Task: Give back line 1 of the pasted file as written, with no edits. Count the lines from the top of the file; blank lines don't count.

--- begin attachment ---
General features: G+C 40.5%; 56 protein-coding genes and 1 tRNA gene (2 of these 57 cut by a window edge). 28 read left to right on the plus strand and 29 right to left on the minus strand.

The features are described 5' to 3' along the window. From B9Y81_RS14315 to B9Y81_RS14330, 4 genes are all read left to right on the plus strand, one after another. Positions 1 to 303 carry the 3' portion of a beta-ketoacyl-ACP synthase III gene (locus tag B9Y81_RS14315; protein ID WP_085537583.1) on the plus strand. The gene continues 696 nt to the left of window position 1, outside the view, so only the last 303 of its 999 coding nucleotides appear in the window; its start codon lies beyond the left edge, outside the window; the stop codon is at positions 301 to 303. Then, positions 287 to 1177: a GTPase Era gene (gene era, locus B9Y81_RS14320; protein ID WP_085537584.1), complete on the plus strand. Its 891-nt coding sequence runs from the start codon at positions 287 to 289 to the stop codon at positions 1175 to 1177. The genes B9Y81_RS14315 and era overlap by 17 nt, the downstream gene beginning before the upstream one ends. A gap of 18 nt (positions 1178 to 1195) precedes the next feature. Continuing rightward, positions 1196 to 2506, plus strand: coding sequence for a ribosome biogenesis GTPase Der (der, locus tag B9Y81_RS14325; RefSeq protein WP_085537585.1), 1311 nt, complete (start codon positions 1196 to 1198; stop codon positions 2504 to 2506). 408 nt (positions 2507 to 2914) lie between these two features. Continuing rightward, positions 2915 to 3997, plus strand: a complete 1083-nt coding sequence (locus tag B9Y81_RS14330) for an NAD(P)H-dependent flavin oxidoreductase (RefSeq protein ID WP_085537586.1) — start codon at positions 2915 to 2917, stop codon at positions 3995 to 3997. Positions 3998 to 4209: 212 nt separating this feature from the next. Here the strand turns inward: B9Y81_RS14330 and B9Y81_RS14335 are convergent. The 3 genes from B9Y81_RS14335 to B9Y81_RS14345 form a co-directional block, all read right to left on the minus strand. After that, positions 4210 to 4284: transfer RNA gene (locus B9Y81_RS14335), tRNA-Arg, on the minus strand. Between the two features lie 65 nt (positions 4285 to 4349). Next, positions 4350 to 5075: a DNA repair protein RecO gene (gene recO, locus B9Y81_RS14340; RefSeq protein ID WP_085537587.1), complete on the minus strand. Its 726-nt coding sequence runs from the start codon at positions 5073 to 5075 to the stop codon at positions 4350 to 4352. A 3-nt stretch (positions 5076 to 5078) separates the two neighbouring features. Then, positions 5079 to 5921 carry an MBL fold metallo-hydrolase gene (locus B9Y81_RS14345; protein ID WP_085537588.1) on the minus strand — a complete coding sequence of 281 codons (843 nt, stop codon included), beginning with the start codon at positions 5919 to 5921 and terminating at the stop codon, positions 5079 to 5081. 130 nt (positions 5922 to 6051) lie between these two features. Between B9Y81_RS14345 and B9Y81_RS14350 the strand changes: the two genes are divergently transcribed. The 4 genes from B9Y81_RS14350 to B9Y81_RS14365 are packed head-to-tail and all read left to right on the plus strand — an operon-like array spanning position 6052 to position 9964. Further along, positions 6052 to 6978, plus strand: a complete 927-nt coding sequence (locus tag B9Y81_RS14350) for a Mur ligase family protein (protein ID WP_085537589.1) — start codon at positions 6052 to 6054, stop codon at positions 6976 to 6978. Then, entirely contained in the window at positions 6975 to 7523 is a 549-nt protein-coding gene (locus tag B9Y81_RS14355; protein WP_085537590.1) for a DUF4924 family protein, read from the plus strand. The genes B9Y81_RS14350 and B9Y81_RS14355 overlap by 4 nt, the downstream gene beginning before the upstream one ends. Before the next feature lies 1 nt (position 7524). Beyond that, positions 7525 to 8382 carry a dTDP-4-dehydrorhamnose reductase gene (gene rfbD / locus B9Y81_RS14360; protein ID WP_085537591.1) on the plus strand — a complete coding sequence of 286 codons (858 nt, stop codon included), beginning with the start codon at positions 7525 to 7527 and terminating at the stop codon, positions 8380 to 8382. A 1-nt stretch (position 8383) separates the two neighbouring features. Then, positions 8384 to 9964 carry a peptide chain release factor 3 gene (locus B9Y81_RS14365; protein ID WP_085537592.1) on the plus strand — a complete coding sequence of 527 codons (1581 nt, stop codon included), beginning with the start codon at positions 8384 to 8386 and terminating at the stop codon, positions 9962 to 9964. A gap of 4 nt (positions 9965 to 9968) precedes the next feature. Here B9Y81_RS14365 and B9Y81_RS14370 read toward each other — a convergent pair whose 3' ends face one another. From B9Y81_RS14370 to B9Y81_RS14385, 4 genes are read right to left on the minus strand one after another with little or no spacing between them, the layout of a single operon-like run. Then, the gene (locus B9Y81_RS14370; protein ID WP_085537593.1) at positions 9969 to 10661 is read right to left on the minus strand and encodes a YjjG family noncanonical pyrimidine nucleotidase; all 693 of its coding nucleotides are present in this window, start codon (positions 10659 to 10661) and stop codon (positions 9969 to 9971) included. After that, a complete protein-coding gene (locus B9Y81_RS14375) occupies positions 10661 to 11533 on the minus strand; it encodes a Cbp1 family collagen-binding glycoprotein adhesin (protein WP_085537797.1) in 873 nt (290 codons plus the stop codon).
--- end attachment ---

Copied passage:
General features: G+C 40.5%; 56 protein-coding genes and 1 tRNA gene (2 of these 57 cut by a window edge). 28 read left to right on the plus strand and 29 right to left on the minus strand.